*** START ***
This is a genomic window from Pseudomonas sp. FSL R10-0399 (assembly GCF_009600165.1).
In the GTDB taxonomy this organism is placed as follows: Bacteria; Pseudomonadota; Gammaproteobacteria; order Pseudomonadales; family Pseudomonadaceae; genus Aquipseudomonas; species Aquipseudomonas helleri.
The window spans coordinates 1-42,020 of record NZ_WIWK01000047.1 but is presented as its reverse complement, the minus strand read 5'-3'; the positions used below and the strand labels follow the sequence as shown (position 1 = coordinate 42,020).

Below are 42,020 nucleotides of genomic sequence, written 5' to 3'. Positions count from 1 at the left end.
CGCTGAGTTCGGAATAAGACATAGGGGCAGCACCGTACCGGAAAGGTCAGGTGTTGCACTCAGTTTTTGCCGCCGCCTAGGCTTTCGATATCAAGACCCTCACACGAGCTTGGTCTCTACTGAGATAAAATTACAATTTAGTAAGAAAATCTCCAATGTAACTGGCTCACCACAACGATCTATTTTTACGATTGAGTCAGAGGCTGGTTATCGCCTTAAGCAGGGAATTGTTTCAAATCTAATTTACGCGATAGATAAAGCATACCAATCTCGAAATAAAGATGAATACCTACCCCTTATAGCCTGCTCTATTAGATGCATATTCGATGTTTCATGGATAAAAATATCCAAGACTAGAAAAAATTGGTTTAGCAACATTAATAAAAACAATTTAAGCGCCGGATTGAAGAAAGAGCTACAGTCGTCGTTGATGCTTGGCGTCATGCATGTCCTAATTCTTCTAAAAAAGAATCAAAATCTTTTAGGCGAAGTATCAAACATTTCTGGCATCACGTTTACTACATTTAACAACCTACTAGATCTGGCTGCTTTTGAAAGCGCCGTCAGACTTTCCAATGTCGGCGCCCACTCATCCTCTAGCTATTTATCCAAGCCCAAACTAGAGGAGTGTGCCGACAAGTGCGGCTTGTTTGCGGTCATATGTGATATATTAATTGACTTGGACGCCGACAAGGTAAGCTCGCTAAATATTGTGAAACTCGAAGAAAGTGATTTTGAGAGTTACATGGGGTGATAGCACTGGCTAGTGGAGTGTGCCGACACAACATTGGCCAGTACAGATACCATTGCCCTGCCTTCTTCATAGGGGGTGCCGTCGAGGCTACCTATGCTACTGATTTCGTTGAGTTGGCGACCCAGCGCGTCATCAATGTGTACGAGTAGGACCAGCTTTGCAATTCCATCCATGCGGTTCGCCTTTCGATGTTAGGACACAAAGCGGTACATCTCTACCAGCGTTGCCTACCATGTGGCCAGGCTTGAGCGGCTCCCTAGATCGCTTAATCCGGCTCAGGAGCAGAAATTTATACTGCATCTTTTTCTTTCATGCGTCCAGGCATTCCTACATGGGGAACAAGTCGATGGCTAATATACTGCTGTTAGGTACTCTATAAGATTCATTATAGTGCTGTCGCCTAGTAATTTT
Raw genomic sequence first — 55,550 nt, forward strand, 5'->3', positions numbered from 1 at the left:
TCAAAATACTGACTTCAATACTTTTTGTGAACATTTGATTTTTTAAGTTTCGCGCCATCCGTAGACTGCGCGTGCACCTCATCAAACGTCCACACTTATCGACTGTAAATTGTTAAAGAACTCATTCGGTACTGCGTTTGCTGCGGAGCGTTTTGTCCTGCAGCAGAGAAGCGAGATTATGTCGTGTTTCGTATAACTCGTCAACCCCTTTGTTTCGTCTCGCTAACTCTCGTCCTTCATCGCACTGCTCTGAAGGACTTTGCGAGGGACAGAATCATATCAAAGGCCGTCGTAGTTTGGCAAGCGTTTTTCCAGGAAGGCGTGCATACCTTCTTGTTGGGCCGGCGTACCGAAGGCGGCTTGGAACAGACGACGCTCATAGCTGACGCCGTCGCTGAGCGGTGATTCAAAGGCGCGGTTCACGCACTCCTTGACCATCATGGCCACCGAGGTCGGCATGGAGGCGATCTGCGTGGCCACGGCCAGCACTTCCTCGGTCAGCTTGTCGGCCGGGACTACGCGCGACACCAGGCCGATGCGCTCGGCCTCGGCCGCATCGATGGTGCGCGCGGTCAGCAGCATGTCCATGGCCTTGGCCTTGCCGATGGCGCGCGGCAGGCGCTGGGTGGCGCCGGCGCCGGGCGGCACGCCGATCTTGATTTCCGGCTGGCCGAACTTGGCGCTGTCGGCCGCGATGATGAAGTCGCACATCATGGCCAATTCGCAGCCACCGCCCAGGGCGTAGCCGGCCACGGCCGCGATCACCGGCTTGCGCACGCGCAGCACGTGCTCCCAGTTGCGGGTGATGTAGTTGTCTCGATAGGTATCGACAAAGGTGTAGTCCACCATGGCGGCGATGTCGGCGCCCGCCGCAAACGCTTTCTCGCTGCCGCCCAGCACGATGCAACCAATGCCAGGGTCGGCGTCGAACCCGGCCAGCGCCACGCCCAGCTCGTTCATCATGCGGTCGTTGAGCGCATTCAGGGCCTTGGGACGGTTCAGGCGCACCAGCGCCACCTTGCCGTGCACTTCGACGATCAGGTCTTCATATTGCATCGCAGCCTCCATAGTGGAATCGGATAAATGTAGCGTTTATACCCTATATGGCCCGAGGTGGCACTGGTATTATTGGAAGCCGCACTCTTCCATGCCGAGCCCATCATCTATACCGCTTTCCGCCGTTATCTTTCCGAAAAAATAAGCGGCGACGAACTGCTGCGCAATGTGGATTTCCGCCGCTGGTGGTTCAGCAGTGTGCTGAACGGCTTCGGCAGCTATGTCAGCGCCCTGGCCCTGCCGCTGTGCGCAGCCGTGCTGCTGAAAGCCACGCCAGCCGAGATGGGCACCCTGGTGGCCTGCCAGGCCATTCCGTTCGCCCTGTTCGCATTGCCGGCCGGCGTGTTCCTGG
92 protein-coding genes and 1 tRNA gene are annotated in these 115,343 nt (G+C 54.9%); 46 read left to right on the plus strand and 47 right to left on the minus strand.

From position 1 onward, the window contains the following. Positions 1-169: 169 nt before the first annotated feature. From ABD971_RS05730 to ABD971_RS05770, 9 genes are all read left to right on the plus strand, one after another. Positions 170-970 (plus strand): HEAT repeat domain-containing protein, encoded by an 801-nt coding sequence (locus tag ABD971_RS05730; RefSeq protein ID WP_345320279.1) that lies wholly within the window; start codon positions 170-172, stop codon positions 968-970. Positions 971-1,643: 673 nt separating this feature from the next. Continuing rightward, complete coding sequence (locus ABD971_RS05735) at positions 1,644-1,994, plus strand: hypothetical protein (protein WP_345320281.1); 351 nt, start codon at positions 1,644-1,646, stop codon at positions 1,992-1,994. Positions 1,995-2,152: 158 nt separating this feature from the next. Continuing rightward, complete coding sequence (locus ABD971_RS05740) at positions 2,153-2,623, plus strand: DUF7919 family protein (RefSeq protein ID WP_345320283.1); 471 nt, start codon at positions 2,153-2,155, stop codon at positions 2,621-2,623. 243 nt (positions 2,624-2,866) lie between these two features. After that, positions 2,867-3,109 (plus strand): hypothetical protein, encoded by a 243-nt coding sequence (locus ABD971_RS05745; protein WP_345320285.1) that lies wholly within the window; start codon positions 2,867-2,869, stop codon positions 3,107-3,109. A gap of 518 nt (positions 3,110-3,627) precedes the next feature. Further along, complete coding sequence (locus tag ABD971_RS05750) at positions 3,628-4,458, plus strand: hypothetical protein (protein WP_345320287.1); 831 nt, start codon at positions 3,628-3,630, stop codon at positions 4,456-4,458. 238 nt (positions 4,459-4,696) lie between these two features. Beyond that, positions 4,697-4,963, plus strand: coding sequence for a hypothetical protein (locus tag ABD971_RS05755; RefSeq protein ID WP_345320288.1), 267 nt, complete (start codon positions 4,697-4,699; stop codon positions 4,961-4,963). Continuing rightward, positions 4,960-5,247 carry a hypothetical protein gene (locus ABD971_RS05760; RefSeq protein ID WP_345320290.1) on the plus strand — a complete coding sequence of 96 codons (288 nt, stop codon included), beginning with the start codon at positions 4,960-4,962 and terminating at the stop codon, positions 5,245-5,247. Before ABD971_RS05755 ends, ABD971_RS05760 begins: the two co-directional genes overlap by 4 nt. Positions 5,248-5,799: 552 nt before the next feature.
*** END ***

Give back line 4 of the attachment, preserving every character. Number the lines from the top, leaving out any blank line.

Below are 42,020 nucleotides of genomic sequence, written 5' to 3'. Positions count from 1 at the left end.